Future Tense

Yale Is Starting an Online Physician Assistant Master’s Degree Program

Yale in 2008.

Photo by Christopher Capozziello/Getty Images

Online education is gaining credibility, and MOOCs seem to be finding their footing, after burning bright and then sort of flaming out. So perhaps it’s no surprise that Yale announced an online physician assistant master’s program on Tuesday, but it certainly shows that these types of programs are becoming increasingly ambitious.

The new Yale master of medical science degree will have the same prerequisites and same tuition as the on-campus version—$83,162 for 28 months—and the university says it will be just as rigorous. Yale is collaborating (and splitting revenue) with the online education company 2U, which will coordinate medical rotations for students. Currently Yale accepts fewer than 40 students into its physician-assistant program, but by adding the online track, the school hopes to bring that number up to about 360 students within five years, the Wall Street Journal reports.*

Program director James Van Rhee explained in a statement how the course of study will go:

PA program students could come to campus during the first week or two in the program to experience Yale. Then at the end of the first year, they would come back to learn clinical skills and again at the end of the clinical year to do testing. A distant student could also do a rotation at Yale New Haven Hospital.

And 2U says that it has experience placing students in rigorous training environments for similar disciplines like nursing and social work. This sounds like a sort of nebulous way to offer training that could leave opportunities for students to slip through the cracks, but 2U and Yale seem adamant that they can hold students accountable. Lawrence Herman, the chairman of the board of the American Academy of Physician Assistants, told the Journal that online programs aren’t a shortcut, since students still have to do thousands of hours of hands-on training to get certified.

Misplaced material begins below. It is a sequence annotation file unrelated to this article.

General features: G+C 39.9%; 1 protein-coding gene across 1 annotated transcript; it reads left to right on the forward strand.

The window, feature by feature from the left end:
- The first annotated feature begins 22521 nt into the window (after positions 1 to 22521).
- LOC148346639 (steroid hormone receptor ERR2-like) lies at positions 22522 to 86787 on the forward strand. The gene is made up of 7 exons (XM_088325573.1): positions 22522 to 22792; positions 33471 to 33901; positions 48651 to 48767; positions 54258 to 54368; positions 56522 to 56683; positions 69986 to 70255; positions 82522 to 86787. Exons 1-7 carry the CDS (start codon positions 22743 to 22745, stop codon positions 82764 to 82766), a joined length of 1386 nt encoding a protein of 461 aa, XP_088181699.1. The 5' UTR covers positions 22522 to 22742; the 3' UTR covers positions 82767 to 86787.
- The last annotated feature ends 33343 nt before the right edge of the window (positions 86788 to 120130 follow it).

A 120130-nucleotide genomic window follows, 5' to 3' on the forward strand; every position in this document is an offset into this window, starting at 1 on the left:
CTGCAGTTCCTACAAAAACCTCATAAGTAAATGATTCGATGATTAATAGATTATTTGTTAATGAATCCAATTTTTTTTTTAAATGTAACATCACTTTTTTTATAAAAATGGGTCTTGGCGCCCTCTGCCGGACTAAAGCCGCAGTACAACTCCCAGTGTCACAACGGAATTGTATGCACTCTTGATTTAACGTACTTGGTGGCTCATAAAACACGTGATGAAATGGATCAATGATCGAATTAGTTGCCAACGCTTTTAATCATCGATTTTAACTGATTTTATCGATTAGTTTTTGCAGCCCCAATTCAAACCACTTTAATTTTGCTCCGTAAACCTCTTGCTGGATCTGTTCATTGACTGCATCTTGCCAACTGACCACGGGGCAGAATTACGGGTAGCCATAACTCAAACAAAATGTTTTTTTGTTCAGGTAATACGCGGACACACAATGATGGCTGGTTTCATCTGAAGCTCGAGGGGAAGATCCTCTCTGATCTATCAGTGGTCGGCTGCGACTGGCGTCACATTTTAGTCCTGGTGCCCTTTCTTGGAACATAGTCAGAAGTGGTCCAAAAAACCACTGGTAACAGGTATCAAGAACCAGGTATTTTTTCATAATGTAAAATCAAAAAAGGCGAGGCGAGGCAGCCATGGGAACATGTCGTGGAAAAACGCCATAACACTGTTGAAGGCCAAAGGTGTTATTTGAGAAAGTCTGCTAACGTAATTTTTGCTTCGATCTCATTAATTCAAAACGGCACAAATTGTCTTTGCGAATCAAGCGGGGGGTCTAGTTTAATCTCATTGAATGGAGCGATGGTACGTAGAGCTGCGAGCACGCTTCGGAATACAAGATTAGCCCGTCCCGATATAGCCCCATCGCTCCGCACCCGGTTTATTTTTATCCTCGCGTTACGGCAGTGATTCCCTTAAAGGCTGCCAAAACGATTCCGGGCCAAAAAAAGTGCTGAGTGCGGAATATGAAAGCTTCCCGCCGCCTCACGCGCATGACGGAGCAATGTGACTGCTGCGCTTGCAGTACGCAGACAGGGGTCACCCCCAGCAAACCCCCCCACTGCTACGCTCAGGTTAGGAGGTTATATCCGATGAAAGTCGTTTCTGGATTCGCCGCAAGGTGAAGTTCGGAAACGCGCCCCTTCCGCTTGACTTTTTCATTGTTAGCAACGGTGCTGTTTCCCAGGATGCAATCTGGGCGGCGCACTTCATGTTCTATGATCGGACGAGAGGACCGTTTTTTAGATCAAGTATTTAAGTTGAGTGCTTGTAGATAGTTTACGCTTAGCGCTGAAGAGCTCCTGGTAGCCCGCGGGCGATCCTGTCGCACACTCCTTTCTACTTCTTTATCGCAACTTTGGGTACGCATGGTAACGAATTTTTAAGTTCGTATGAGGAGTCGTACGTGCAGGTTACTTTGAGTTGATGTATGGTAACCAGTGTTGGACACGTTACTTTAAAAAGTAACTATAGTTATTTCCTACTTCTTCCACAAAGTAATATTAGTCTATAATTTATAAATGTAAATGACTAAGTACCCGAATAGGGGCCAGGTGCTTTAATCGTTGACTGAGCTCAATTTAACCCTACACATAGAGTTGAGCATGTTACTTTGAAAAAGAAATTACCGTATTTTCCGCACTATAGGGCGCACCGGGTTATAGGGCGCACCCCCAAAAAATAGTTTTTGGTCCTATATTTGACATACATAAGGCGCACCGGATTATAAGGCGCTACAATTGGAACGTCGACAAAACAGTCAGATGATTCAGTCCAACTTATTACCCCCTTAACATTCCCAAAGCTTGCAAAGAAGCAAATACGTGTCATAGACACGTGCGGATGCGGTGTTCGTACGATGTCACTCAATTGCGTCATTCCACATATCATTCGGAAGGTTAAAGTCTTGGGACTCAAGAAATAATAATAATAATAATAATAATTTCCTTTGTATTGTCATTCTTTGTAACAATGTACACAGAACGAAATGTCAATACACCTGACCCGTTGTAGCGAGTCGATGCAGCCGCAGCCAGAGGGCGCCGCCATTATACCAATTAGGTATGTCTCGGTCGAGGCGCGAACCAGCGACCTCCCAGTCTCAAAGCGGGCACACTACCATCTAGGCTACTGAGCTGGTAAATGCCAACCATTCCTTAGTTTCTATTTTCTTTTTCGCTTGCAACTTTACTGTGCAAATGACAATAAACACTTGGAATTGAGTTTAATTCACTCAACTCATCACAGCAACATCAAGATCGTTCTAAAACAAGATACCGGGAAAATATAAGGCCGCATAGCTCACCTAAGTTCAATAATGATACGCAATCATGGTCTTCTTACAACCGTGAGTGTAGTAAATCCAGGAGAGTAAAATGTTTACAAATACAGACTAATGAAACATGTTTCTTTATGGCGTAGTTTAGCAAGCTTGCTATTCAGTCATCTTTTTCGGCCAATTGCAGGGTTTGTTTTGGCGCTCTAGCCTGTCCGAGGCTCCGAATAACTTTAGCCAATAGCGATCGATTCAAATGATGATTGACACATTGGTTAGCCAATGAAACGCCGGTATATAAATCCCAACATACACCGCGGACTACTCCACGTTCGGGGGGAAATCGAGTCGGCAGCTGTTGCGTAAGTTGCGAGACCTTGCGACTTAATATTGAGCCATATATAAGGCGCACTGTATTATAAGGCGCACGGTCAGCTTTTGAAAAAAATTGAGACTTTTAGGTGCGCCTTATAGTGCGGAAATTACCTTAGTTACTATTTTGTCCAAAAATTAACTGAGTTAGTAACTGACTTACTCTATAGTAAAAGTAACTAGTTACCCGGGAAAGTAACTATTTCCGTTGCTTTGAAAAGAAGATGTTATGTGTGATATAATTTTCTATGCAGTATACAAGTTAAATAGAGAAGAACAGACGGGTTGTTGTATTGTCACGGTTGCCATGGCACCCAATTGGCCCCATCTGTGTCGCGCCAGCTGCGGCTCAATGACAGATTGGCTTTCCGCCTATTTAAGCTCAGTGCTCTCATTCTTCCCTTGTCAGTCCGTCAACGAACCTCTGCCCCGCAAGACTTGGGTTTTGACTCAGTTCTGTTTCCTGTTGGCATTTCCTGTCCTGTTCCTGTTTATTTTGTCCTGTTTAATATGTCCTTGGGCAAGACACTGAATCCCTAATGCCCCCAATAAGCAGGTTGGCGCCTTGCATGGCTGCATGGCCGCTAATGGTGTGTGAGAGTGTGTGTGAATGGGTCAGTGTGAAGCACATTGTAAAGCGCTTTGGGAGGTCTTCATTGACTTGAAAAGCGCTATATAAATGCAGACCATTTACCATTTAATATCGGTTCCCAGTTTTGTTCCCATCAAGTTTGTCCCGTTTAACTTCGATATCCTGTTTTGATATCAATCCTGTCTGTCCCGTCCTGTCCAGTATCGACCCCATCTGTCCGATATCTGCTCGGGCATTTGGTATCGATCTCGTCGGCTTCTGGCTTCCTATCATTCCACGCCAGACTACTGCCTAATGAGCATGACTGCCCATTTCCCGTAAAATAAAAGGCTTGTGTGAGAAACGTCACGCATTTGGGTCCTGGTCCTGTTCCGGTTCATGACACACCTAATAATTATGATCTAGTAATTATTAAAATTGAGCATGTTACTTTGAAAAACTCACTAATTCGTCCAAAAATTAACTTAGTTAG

One question is how 2U and companies like it will expand, given that big names like Yale probably won’t want contractors taking their elite education to other schools. This tension has already appeared with online curriculae and courses created by textbook companies and sold to multiple schools.
Lindsey Hamlin, the director of continuing and distance education at South Dakota State University, told Slate in September that “these types of courses are really easy to implement. Yes, they are created by other professors. But the content is really good.”

As for 2U’s motivation to partner with a top school like Yale, CEO Chip Paucek told Fast Company, “We needed the will of a great institution to make these [online] students the real deal, make them equal … Why should they be second-class citizens?”

*Correction, March 12, 2015: This post originally misstated that an article about the Yale-2U collaboration was published in the Washington Post. It was actually published in the Wall Street Journal.